As a result, humankind is not advancing at the pace it should be.
Today, millions of children lack access to education and healthcare, and are all too familiar with poverty and hunger. Our planet is exhibiting severe side effects resulting from human activity while we still debate the existence of climate change.
Elections in developed countries are no longer guaranteed to be free and fair,
thanks to hackers. This is 2017.
Africa, home to a massive young and growing population
, could possess the solution to the global human capital dilemma. Africans, working alongside and leading global teams, can help humankind avoid catastrophes in healthcare, education, climate change, and cybersecurity.
By producing the next wave of global leaders, Africa (and Africans) will play a critical role in building the future.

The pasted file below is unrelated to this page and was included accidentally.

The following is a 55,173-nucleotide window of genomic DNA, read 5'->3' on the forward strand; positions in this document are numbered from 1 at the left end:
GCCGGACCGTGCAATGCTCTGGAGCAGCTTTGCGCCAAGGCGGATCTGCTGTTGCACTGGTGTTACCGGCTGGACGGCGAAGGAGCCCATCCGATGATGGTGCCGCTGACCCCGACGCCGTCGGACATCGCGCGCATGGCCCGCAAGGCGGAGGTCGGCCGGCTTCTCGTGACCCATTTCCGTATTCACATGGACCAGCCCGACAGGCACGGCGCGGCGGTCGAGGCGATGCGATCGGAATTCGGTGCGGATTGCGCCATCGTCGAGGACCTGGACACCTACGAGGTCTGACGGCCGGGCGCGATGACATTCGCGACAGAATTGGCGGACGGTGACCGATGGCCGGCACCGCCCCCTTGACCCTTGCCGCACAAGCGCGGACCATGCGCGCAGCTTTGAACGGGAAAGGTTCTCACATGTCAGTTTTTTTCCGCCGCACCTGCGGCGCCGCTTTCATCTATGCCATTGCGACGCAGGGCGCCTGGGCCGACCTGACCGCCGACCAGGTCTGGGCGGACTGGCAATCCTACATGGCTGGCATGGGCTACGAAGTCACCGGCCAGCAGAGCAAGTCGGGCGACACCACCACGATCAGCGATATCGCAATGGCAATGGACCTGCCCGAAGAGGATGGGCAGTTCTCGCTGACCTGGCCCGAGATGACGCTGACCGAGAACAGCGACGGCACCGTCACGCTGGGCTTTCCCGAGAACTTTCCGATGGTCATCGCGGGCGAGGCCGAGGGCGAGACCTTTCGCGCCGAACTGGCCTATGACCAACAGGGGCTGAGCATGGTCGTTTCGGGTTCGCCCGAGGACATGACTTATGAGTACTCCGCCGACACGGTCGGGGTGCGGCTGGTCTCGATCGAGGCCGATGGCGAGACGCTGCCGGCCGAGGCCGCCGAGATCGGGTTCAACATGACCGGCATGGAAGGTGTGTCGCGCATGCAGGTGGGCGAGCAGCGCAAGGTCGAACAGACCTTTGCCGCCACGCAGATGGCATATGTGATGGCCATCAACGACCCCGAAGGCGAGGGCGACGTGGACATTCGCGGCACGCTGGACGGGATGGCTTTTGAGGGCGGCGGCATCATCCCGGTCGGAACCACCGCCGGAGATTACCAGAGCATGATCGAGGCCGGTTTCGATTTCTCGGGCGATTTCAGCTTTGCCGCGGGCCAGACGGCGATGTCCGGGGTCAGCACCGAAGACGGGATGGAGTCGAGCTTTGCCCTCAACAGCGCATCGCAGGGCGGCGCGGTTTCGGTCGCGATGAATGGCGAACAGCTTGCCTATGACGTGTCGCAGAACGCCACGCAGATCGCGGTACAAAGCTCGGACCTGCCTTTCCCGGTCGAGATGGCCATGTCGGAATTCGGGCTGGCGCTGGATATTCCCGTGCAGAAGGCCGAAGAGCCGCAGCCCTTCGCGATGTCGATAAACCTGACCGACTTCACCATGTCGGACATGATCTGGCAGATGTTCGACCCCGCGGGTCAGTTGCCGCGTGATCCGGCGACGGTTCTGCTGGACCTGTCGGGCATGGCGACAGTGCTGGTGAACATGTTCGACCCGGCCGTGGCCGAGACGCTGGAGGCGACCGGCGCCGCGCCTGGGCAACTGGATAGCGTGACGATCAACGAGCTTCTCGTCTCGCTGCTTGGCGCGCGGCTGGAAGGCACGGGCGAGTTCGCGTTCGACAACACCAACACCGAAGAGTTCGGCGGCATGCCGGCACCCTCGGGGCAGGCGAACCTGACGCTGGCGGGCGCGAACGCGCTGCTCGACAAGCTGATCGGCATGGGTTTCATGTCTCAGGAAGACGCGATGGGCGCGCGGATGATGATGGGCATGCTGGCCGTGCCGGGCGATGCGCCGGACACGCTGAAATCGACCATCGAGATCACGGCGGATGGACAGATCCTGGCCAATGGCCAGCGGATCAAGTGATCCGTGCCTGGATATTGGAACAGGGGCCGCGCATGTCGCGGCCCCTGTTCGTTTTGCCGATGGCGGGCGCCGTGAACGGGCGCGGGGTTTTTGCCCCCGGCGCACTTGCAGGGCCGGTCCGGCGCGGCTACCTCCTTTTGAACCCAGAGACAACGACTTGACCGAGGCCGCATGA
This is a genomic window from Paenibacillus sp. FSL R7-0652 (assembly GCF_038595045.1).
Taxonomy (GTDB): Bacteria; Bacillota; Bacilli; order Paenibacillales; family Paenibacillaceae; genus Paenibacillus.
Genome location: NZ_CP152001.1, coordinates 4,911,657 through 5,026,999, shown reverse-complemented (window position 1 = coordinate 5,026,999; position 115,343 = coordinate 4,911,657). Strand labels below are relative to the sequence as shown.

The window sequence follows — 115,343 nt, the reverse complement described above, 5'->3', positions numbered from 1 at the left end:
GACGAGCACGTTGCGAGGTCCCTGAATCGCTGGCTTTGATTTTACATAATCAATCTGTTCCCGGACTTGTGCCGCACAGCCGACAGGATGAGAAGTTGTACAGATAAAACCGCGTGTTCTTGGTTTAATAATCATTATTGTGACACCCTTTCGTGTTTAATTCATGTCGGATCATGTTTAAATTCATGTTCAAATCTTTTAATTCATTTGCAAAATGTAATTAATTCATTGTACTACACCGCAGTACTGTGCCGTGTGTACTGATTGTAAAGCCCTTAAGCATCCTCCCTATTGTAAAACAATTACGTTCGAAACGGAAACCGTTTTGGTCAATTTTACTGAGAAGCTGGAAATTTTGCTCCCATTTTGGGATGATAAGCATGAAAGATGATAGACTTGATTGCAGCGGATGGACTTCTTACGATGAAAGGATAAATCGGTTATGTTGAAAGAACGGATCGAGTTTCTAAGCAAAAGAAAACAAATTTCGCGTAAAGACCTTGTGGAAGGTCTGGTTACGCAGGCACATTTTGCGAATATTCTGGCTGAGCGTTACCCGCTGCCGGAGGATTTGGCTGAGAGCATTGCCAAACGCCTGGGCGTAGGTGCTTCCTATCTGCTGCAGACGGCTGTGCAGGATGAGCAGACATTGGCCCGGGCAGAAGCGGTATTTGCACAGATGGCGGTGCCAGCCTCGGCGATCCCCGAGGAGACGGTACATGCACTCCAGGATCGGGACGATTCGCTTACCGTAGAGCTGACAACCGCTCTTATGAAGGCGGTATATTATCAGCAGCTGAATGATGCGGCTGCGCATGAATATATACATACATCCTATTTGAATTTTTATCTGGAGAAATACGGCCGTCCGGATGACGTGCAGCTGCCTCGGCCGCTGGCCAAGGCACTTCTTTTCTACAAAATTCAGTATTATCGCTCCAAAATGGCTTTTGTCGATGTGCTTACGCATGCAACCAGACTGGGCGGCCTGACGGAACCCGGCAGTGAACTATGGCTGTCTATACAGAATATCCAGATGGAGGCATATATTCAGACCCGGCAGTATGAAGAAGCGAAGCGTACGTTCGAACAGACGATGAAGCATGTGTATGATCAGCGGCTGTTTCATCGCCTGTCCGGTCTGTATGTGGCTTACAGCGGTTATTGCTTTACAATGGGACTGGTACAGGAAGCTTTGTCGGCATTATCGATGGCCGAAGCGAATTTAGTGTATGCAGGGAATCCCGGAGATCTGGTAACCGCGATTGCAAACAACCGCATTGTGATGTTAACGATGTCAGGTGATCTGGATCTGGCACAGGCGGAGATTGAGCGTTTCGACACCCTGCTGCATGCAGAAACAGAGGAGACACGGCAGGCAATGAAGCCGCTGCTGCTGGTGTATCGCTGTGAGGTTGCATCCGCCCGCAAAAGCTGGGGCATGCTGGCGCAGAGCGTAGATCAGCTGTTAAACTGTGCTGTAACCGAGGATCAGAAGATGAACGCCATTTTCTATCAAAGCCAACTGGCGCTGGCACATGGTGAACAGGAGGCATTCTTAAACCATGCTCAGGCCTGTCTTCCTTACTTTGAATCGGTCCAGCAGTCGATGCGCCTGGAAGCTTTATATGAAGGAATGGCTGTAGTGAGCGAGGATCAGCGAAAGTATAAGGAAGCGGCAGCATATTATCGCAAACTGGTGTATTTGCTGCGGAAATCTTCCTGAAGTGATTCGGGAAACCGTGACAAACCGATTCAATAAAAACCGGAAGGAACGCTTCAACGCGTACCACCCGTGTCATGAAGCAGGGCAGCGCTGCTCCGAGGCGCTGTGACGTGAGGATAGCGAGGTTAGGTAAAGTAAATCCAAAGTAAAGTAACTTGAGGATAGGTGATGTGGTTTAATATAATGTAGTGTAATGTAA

If we're going to actualize this promising future, we need to first come to terms with our difficult past.
A history of missed opportunities
Over 12,000 years ago, humans shifted from hunting and gathering to organized agriculture. Africans participated actively
in what is widely known as the Agricultural Revolution, spanning several centuries across several kingdoms
We've since slid in both productivity and innovation, failing to achieve food security, and have some of the highest rates of undernourishment globally. The reasons vary and we can debate them, but the consequences are irrefutable
In the 18th and 19th centuries, humans developed the steam engine, created the textile industry, invented machine tools and factories, and built telecommunication, transportation and power infrastructure.
The Industrial Revolution, as we know it today, is commonly referred to as the most important event in human history since the domestication of animals. Africa was a source of key raw materials and labor that fueled this revolution
, yet once again the benefits of this revolution skipped most African economies.